News

Fall 2017 Newsletter

Catherine Popovici

Read about all of the activities and programs we took on in the 2016-2017 academic year, and what to expect of 2017-2018.

2017 Maya Meetings pave way for broader Mesoamerica shift

This is a photo of a slide showing the theme of this year's Mesoamerica Meetings

The 2017 Maya Meetings, “Tlillan Tlapallan: The Maya as Neighbors in Ancient Mesoamerica,” took place at UT Austin from January 10-14, combining interactive workshops and stimulating

A New Era for Our Annual Meetings

 

Schele drawing of Palenque Palace Tablet detail
Schele drawing of Palenque Palace Tablet detail

Forty years ago, in 1978, UT Austin hosted the first Maya Hieroglyphic Workshop by Linda Schele, and an institution was born. Over the years the annual event grew as an open and vibrant gathering of scholars, students and others, sharing in the newest research in (mostly) Maya art, archaeology and related disciplines. 2018 brings exciting new changes, marking not only the beginning of our third k’atun, but also our new identity as the UT Mesoamerica Meetings, emphasizing the interconnectedness of all Mesoamerican cultures. Read more about the history of the Meetings in our About page.

To celebrate our anniversary and our new direction, we will devote our 2018 conference to a novel topic: Mesoamerican Philosophies: Animate Matter, Metaphysics, and the Natural Environment. View our open call for submissions here and stay tuned for our schedule and registration page in fall 2017.

New Mesoamerica Meetings logo
 

Ruta Maya Coffee Sponsors The Maya Meetings

Ruta Maya Coffee

We are proud to announce the wonderful news that Ruta Maya Coffee Company has once again offered its support for The Mesoamerica Center and the 2017 Maya Meetings! We have an impressive line-up of workshops and symposium talks, made possible by the endorsement of Ruta Maya Coffee. We are thankful for our Austin neighbors who brings us coffee from the lands of Mesoamerica, and support our Maya Meetings programs for scholarly and public audiences. 

The Art History Collection: hidden objects

moche art collection
Featured in the new book "The Collections" by UT Press: Item #180, Modeled human forearm & leg, Peru, Moche, Early Intermediate

Beyond the galleries, deep behind the closed doors of UT’s hallowed halls, you might stumble upon hidden brains. Or vintage Chanel. Or an eggbeater patented in 1868.

“The secret life of objects at UT,” Andrée Bober calls it, and she should know: She’s spent the last 11 years sifting through 170 million of them.

Director of UT’s Landmarks public art program by day, author and artifact wrangler by night, Bober is the editor of The Collections, a first-of-its-kind sweeping guide to 80 fascinating collections and archives found across the Forty Acres. Often tucked away from the public eye, their holdings feature irreplaceable relics and specimens radical in range—from the Gutenberg Bible to freshwater algae samples to the emerald green curtain dress worn by Scarlett O’Hara in Gone with the Wind.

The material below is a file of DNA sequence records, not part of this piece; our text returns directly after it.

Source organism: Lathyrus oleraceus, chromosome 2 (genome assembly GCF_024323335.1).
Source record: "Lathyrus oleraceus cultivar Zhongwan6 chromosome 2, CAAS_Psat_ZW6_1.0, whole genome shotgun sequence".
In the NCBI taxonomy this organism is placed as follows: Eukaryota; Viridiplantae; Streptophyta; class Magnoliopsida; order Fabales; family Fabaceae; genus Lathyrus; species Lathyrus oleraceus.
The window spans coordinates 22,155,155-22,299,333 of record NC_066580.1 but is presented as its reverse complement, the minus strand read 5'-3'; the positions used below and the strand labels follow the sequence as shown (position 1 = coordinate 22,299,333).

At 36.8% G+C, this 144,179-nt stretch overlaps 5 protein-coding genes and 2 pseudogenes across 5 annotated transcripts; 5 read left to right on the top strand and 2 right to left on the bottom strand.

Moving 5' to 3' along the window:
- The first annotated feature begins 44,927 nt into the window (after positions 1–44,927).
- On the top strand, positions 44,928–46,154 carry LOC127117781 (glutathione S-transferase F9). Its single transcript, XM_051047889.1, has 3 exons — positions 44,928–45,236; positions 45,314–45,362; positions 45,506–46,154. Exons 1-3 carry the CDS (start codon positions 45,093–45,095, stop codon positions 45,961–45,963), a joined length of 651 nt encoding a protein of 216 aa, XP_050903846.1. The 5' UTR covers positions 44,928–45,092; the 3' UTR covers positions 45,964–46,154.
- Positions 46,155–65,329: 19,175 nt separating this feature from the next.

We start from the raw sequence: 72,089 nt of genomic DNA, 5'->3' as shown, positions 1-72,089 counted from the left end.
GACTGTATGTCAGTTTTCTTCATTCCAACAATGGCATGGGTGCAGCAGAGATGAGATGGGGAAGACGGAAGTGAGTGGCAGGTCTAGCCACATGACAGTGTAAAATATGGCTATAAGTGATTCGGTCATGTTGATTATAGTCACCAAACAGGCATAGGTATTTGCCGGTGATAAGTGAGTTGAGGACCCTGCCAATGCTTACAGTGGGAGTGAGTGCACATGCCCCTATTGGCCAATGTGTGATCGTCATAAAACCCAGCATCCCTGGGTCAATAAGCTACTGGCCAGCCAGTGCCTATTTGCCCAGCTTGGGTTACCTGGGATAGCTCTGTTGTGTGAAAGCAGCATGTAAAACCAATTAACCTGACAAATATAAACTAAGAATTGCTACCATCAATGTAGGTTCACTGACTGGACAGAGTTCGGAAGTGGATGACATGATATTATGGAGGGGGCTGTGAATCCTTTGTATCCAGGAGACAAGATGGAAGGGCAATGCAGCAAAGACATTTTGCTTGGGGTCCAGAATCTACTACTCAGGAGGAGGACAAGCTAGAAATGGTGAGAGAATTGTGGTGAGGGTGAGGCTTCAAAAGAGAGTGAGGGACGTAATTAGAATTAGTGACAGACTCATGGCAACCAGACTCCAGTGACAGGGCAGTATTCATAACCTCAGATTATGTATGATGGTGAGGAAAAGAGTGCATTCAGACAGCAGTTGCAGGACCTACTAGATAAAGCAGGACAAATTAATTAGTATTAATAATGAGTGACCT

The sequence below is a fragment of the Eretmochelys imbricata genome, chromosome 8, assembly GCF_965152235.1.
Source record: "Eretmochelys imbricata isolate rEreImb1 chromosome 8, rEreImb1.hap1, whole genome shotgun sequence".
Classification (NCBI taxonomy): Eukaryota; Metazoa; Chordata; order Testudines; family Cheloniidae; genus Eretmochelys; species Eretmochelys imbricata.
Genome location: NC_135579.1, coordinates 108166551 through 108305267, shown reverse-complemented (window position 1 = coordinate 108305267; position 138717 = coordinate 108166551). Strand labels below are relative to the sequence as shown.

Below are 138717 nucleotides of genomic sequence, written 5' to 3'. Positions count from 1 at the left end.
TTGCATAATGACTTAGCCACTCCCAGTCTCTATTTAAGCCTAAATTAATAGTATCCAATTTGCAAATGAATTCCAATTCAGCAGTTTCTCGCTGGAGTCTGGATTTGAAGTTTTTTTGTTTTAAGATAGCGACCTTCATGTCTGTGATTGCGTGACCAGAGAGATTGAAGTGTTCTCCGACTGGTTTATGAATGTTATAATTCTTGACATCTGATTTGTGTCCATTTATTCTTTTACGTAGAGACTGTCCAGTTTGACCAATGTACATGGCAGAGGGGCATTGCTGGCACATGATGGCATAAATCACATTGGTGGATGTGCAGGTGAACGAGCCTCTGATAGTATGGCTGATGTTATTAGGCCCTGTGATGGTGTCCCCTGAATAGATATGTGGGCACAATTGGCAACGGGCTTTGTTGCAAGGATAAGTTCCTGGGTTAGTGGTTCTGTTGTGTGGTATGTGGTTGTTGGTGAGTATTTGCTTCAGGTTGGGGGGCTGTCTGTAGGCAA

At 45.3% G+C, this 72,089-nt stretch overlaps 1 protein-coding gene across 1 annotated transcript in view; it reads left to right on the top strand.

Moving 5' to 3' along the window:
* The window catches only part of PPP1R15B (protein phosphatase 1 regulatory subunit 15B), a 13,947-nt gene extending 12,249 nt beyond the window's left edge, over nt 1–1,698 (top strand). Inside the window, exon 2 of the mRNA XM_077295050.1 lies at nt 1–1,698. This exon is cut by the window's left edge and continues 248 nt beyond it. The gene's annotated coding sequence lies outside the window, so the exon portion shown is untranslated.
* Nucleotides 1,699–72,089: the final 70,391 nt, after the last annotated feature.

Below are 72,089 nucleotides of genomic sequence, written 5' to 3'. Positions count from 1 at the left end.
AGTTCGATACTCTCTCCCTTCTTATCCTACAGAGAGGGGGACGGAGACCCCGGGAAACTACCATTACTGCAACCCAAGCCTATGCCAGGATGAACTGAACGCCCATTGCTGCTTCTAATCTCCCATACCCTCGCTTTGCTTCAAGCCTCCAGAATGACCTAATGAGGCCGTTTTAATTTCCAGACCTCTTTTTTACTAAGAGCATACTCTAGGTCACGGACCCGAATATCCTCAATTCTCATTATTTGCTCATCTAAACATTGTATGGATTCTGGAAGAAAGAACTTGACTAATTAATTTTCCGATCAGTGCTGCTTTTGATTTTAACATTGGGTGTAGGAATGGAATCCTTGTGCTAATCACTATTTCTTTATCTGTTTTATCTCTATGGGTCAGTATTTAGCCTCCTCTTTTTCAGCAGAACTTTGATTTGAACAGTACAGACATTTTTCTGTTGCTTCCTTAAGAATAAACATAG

The Alcalde article: The Collections

The Mesoamerica Center receives support from Ruta Maya Coffee

Ruta Maya Coffee
 

The Mesoamerica Center housed in the Department of Art and Art History at The University of Texas at Austin is proud to announce a new partnership with Ruta Maya Coffee.

“The Maya Meetings and Ruta Maya Coffee are two Austin institutions with strong ties in the Maya world. It’s wonderful to have us working together to promote scholarship, learning and sustainability in the region,” said David Stuart, director of The Mesoamerica center and the Linda and David Schele Chair in the Art and Writing of Mesoamerica.

Ruta Maya Coffee will be partially underwriting the Maya Meetings and programs at Casa Herrera.

"We are very proud to be involved with the Mesoamerica Center at The University of Texas at Austin and to participate in The Maya Meetings and Casa Herrera. We are excited about all the possibilities as well as the bridges to be built between the Mayan Farmer Coops and the Mesoamerica Center" said Tim Sheehan, President of Ruta Maya Coffee.

Preliminary Notes on Two Recently Discovered Inscriptions from La Corona, Guatemala

La Corona Element

Archaeologists with the La Corona Regional Archaeological Project in Guatemala announced significant hieroglyphic finds during a press conference at the National Palace in Guatemala City.  Dr. David Stuart is La Corona Project main epigrapher, where the maya monument was unearth. Read Dr. Stuart article on the findings.

Notes on the recently discovered inscriptions in Guatemala.

Submit papers for The 2016 Maya Meetings

Dos Pilas

 

The 2016 Maya Meetings ( January 12-16, 2016) will explore the archaeology and history of the lower Río Pasión region, focusing on the sites of Seibal, Dos Pilas, Aguateca and others.

Research over several decades has shown this distinctive area as a key “hot spot” of turmoil during the Classic period – an area of conflict, alliance-building, and ever-changing political structure. No previous large conference has ever focused on this important area, so the presentations and discussions will be break new ground, weaving together information form archaeological projects old and new.

Following our new format, The Maya Meetings symposium now devotes time to our special theme and a will also devote time to papers touching on all aspects of Maya archaeology, culture and history. We invite submissions from anyone who is interested in presenting.

Submission page is now closed.

New releases from UT Press

book releases cover

Summer is sizzling! Check out the new and upcoming releases from The University of Texas Press. Great books to make summer a breeze!